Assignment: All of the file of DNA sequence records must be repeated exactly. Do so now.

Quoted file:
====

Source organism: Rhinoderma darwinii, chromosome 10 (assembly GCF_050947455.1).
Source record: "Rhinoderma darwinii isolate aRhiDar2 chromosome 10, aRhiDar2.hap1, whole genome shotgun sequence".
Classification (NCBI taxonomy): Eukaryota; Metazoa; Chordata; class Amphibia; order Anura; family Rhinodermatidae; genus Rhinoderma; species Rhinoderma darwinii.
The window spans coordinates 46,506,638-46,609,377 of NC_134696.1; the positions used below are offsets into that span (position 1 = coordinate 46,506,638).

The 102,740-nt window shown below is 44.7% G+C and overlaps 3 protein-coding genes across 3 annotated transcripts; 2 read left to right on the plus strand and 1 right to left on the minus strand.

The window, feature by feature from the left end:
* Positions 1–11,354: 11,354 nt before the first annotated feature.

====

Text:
Source organism: Rhinoderma darwinii, chromosome 10 (assembly GCF_050947455.1).
Source record: "Rhinoderma darwinii isolate aRhiDar2 chromosome 10, aRhiDar2.hap1, whole genome shotgun sequence".
Classification (NCBI taxonomy): Eukaryota; Metazoa; Chordata; class Amphibia; order Anura; family Rhinodermatidae; genus Rhinoderma; species Rhinoderma darwinii.
The window spans coordinates 46,506,638-46,609,377 of NC_134696.1; the positions used below are offsets into that span (position 1 = coordinate 46,506,638).

The 102,740-nt window shown below is 44.7% G+C and overlaps 3 protein-coding genes across 3 annotated transcripts; 2 read left to right on the plus strand and 1 right to left on the minus strand.

The window, feature by feature from the left end:
* Positions 1–11,354: 11,354 nt before the first annotated feature.